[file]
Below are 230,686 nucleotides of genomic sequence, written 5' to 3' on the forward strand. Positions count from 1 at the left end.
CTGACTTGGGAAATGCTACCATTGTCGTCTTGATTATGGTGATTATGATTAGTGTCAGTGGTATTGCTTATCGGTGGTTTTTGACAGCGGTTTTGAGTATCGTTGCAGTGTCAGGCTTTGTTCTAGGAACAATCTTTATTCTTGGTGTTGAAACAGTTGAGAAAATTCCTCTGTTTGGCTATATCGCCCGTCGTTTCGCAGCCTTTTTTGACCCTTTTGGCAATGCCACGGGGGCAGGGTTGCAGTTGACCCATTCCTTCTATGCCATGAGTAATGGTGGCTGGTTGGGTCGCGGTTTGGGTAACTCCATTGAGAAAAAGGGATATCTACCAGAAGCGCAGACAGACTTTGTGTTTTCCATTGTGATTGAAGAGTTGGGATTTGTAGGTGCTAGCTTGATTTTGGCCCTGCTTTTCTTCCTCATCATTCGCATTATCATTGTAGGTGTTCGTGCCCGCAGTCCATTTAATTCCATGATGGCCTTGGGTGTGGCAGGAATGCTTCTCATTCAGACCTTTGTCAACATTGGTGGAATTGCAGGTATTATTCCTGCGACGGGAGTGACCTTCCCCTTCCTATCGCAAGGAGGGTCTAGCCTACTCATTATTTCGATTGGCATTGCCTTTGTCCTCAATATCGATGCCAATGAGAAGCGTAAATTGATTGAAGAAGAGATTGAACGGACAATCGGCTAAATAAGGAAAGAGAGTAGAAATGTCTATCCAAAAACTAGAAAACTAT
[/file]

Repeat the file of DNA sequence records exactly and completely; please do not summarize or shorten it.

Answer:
Below are 230,686 nucleotides of genomic sequence, written 5' to 3' on the forward strand. Positions count from 1 at the left end.
CTGACTTGGGAAATGCTACCATTGTCGTCTTGATTATGGTGATTATGATTAGTGTCAGTGGTATTGCTTATCGGTGGTTTTTGACAGCGGTTTTGAGTATCGTTGCAGTGTCAGGCTTTGTTCTAGGAACAATCTTTATTCTTGGTGTTGAAACAGTTGAGAAAATTCCTCTGTTTGGCTATATCGCCCGTCGTTTCGCAGCCTTTTTTGACCCTTTTGGCAATGCCACGGGGGCAGGGTTGCAGTTGACCCATTCCTTCTATGCCATGAGTAATGGTGGCTGGTTGGGTCGCGGTTTGGGTAACTCCATTGAGAAAAAGGGATATCTACCAGAAGCGCAGACAGACTTTGTGTTTTCCATTGTGATTGAAGAGTTGGGATTTGTAGGTGCTAGCTTGATTTTGGCCCTGCTTTTCTTCCTCATCATTCGCATTATCATTGTAGGTGTTCGTGCCCGCAGTCCATTTAATTCCATGATGGCCTTGGGTGTGGCAGGAATGCTTCTCATTCAGACCTTTGTCAACATTGGTGGAATTGCAGGTATTATTCCTGCGACGGGAGTGACCTTCCCCTTCCTATCGCAAGGAGGGTCTAGCCTACTCATTATTTCGATTGGCATTGCCTTTGTCCTCAATATCGATGCCAATGAGAAGCGTAAATTGATTGAAGAAGAGATTGAACGGACAATCGGCTAAATAAGGAAAGAGAGTAGAAATGTCTATCCAAAAACTAGAAAACTAT